The Sentinel


Tuesday, December 5, 2017

Get to Know Sentinel Author: Saman Maleki, PhD

Name: Saman Maleki, PhD

Title: Research Associate

Employer: Lawson Health Research Institute, London, Ontario, Canada

When and why did you become a SITC member?

I become a SITC member last year after I found out about all the great educational work SITC has been doing on the field of cancer immunotherapy.

Can you briefly explain the work you are doing in the field?

I am involved in several translational immunotherapy projects. We are studying the neoantigens in tumors and how it shapes the anti-tumor immune response. We are also studying indoleamine 2,3-dioxygenase (IDO) and its effect on immunotherapy and conventional therapy. I am also involved in pre-clinical IND-enabling studies of several novel oncology drugs including a few immuno-oncology agents.

Who or what inspired you to choose this specific career path?

I wanted to study cancer from a young age when I lost my grandmother to cancer. I also became fascinated with the immune system when I studied immunology at the university. Throughout the years, I developed this philosophy that the only way to destroy an ever-evolving disease is with a weapon that has the capacity to evolve as well, and that weapon is the immune system. In 2008, just after starting my PhD, I met Dr. Harald zur Hausen (Noble Laureate) who gave me a great piece of advice about cancer: He suggested that to understand cancer and do something about it, I needed to understand more than one area of science since cancer is a complex disease. So, I studied both tumor immunology and cancer biology to not only understand the weapon but also the enemy.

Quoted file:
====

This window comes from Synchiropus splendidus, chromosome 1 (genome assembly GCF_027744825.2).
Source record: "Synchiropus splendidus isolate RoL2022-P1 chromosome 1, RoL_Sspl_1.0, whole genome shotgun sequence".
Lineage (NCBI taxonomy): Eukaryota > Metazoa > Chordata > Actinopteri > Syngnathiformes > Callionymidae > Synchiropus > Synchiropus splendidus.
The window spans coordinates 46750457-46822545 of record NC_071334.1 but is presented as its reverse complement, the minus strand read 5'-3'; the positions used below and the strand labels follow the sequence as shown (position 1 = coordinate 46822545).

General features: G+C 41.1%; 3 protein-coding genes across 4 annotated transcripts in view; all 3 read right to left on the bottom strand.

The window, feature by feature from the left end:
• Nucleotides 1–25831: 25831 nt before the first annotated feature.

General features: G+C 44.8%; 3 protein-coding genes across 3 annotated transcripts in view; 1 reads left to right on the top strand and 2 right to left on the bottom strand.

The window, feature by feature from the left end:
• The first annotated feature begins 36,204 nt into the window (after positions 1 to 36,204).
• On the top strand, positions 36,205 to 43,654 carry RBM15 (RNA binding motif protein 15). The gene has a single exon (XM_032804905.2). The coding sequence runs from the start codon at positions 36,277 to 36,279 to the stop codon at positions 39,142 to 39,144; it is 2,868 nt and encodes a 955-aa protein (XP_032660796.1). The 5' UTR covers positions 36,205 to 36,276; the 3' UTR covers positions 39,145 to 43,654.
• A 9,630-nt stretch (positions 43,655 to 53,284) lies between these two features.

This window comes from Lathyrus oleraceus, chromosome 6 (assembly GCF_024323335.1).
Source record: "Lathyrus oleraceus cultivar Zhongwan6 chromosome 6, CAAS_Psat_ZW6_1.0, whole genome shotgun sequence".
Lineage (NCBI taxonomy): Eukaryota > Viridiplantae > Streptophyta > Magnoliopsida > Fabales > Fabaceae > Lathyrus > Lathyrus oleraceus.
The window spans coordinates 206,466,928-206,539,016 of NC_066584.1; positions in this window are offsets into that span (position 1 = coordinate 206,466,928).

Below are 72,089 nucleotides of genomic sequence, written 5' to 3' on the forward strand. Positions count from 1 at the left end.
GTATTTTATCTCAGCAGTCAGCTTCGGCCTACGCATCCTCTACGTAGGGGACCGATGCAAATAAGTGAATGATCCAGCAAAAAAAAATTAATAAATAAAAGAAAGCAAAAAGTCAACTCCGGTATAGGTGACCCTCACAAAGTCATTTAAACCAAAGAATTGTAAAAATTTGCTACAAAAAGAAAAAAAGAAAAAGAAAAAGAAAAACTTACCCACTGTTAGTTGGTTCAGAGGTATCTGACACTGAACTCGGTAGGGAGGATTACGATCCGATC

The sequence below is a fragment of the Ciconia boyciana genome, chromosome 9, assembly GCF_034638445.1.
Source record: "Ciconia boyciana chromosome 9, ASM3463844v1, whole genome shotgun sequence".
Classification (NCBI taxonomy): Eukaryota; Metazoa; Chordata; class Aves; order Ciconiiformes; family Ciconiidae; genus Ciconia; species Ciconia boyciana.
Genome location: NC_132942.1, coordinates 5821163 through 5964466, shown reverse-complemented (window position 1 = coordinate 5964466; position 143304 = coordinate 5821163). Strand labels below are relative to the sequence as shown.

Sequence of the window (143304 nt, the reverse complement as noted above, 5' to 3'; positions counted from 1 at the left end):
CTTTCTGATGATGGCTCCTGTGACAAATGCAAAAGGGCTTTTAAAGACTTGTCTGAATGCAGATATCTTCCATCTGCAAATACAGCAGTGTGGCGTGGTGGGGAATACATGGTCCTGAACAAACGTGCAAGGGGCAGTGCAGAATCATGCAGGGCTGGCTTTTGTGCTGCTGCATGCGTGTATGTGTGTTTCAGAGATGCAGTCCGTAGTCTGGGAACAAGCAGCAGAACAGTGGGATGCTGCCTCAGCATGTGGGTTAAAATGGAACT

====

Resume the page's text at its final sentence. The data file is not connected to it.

What are some of the biggest challenges you are facing in the field?

As a translational scientist, I need to work closely with my clinical colleagues. Getting access to clinical samples, data, and designing clinical studies based on pre-clinical studies is by far the biggest hurdle that I am facing as a scientist and I am certain that I am not alone in that. We need to have a better system in place that facilitates scientists access to clinical information and samples. I believe to make progress in this field and any other biomedical field, we need to give scientific research as much priority as treating patients. That is the only way, we can guarantee helping more patients in the future.  

What topic(s) do you plan to write about for The Sentinel, SITC’s new blog?

As a tumor immunologist, I would like to write about the fascinating progress and discoveries that we are making in this field. Also the challenges that we are facing as a field.

What do you hope readers will gain from this new blog?

Awareness about the hurdles facing the field and learning about how immunotherapy works and its potential in treating difficult-to-treat cancers.

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